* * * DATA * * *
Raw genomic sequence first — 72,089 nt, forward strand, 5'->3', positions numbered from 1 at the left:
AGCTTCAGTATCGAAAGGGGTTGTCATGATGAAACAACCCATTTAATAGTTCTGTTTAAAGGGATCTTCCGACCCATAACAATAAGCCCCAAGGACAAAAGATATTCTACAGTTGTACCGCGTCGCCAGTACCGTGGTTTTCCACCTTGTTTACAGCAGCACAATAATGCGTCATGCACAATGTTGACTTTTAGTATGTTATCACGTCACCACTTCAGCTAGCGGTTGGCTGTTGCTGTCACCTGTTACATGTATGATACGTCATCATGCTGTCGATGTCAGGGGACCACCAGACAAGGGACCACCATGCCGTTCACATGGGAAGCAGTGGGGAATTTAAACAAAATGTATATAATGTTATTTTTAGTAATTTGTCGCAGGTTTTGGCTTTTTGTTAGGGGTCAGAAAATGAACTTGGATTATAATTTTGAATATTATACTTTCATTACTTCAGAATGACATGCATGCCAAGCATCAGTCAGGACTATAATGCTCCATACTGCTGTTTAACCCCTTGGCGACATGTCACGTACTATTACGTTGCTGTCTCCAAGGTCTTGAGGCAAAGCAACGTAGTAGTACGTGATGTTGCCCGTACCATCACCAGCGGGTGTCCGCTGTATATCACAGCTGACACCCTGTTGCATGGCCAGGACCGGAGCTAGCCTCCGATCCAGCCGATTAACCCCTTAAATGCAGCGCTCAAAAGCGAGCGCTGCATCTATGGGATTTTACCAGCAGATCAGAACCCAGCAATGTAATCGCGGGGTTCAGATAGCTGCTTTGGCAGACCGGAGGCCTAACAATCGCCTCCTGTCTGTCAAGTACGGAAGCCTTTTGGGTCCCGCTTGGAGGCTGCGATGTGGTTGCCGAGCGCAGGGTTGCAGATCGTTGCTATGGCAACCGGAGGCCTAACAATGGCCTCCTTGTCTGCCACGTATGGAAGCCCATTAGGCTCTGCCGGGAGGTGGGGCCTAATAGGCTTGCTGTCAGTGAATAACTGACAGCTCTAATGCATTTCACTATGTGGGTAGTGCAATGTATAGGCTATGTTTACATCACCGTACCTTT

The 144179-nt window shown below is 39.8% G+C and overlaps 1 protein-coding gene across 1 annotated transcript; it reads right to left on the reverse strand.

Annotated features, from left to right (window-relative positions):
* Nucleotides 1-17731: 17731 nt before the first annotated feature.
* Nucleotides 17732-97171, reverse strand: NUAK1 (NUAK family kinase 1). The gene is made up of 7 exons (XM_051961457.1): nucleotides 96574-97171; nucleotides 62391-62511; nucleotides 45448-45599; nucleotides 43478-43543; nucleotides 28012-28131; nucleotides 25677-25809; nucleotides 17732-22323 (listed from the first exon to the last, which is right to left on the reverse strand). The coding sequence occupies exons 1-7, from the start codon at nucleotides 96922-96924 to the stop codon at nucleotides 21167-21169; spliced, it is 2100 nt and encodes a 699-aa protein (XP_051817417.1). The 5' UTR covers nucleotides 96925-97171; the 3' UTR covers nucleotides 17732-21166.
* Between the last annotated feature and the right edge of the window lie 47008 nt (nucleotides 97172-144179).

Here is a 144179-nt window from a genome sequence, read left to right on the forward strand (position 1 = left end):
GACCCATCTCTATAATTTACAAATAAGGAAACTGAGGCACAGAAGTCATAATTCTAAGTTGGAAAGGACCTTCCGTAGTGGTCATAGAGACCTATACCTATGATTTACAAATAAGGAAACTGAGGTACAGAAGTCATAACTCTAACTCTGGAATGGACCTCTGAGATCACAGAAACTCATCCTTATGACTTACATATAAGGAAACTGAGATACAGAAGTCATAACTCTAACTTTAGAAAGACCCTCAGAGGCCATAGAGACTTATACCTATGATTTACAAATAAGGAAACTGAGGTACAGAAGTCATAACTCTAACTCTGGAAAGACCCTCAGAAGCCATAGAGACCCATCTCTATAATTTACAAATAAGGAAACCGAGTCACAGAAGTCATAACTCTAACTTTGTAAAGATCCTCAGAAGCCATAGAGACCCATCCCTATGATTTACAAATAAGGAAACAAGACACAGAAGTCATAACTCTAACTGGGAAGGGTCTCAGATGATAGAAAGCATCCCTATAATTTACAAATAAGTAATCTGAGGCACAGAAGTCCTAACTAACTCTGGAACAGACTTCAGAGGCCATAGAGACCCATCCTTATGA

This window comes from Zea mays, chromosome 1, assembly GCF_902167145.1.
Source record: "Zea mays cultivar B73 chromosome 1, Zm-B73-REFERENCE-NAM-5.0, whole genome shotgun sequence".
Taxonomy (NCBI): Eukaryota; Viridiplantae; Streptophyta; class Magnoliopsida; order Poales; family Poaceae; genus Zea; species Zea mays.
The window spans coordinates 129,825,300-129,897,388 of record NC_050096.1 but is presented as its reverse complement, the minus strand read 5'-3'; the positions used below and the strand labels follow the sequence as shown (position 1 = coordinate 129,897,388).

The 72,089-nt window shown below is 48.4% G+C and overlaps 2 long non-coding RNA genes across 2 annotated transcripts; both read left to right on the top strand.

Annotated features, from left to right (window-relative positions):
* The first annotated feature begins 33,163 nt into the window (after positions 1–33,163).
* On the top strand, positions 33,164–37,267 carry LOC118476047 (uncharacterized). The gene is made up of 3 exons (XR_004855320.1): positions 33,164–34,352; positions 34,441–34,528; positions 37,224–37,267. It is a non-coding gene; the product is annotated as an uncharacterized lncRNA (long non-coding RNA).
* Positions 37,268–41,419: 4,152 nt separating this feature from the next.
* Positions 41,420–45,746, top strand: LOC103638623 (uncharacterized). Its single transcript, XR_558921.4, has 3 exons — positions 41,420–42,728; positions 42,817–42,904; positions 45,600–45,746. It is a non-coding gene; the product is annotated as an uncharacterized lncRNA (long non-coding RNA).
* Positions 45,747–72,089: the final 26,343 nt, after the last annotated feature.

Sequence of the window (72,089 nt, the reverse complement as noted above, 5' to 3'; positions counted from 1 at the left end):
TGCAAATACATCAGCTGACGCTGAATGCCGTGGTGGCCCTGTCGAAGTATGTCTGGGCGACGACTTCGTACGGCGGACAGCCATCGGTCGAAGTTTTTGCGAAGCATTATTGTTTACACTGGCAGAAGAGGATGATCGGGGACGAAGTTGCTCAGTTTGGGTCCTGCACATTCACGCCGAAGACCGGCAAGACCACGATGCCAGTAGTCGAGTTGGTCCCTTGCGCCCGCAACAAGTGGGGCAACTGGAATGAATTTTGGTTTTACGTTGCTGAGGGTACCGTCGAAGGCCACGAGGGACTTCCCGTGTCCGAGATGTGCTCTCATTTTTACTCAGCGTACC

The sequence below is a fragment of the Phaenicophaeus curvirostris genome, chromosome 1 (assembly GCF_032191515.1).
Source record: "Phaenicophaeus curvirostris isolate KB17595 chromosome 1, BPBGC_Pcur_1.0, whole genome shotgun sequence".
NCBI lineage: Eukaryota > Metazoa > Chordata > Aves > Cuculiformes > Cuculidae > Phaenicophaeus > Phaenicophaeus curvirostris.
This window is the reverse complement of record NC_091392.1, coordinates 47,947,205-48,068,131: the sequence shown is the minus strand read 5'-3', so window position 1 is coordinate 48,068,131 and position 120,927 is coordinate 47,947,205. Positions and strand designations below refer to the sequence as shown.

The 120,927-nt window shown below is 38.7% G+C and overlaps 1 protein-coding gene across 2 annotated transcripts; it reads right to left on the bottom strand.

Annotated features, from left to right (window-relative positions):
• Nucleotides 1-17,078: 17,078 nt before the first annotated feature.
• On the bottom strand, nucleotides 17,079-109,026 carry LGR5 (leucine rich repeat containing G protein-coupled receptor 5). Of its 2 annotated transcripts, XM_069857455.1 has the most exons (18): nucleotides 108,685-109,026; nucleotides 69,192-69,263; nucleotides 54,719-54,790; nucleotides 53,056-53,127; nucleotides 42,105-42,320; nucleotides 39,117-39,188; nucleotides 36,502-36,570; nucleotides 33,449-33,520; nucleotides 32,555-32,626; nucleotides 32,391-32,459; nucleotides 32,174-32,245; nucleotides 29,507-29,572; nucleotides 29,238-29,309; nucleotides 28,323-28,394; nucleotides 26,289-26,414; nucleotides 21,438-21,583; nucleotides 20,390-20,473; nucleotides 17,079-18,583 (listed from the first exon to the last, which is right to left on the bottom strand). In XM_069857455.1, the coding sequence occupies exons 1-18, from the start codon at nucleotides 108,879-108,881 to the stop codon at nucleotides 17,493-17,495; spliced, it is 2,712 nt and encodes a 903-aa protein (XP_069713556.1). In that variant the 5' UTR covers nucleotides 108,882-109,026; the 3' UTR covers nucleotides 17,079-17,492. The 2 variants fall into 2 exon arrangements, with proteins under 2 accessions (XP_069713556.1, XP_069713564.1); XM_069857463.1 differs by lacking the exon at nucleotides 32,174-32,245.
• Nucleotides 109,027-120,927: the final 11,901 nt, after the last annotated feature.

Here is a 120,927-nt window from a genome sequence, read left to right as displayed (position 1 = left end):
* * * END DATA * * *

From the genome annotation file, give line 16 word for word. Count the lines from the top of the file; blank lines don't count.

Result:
* The first annotated feature begins 33,163 nt into the window (after positions 1–33,163).